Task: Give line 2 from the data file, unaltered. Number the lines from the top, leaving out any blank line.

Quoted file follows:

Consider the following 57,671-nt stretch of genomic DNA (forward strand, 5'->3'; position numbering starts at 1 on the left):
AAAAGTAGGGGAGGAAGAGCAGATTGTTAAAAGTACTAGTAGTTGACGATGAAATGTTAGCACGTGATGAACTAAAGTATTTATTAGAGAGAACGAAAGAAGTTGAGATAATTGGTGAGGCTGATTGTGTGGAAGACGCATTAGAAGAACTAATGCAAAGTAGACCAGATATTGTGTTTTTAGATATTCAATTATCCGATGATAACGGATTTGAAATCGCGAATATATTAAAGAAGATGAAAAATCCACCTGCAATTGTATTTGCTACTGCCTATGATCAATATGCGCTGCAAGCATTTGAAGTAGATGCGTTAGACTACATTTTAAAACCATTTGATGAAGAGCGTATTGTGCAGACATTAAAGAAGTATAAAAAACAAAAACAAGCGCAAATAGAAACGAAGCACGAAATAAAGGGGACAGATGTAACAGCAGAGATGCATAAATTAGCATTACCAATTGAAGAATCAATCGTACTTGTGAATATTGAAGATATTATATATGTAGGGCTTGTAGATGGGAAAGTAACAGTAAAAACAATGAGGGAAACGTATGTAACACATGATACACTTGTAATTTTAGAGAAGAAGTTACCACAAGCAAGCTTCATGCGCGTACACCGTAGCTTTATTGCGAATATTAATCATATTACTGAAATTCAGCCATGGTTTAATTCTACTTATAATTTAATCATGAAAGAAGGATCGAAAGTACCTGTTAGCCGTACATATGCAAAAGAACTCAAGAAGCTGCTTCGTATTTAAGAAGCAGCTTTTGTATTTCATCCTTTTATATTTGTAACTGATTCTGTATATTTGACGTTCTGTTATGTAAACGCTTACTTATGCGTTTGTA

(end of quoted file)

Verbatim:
AAAAGTAGGGGAGGAAGAGCAGATTGTTAAAAGTACTAGTAGTTGACGATGAAATGTTAGCACGTGATGAACTAAAGTATTTATTAGAGAGAACGAAAGAAGTTGAGATAATTGGTGAGGCTGATTGTGTGGAAGACGCATTAGAAGAACTAATGCAAAGTAGACCAGATATTGTGTTTTTAGATATTCAATTATCCGATGATAACGGATTTGAAATCGCGAATATATTAAAGAAGATGAAAAATCCACCTGCAATTGTATTTGCTACTGCCTATGATCAATATGCGCTGCAAGCATTTGAAGTAGATGCGTTAGACTACATTTTAAAACCATTTGATGAAGAGCGTATTGTGCAGACATTAAAGAAGTATAAAAAACAAAAACAAGCGCAAATAGAAACGAAGCACGAAATAAAGGGGACAGATGTAACAGCAGAGATGCATAAATTAGCATTACCAATTGAAGAATCAATCGTACTTGTGAATATTGAAGATATTATATATGTAGGGCTTGTAGATGGGAAAGTAACAGTAAAAACAATGAGGGAAACGTATGTAACACATGATACACTTGTAATTTTAGAGAAGAAGTTACCACAAGCAAGCTTCATGCGCGTACACCGTAGCTTTATTGCGAATATTAATCATATTACTGAAATTCAGCCATGGTTTAATTCTACTTATAATTTAATCATGAAAGAAGGATCGAAAGTACCTGTTAGCCGTACATATGCAAAAGAACTCAAGAAGCTGCTTCGTATTTAAGAAGCAGCTTTTGTATTTCATCCTTTTATATTTGTAACTGATTCTGTATATTTGACGTTCTGTTATGTAAACGCTTACTTATGCGTTTGTA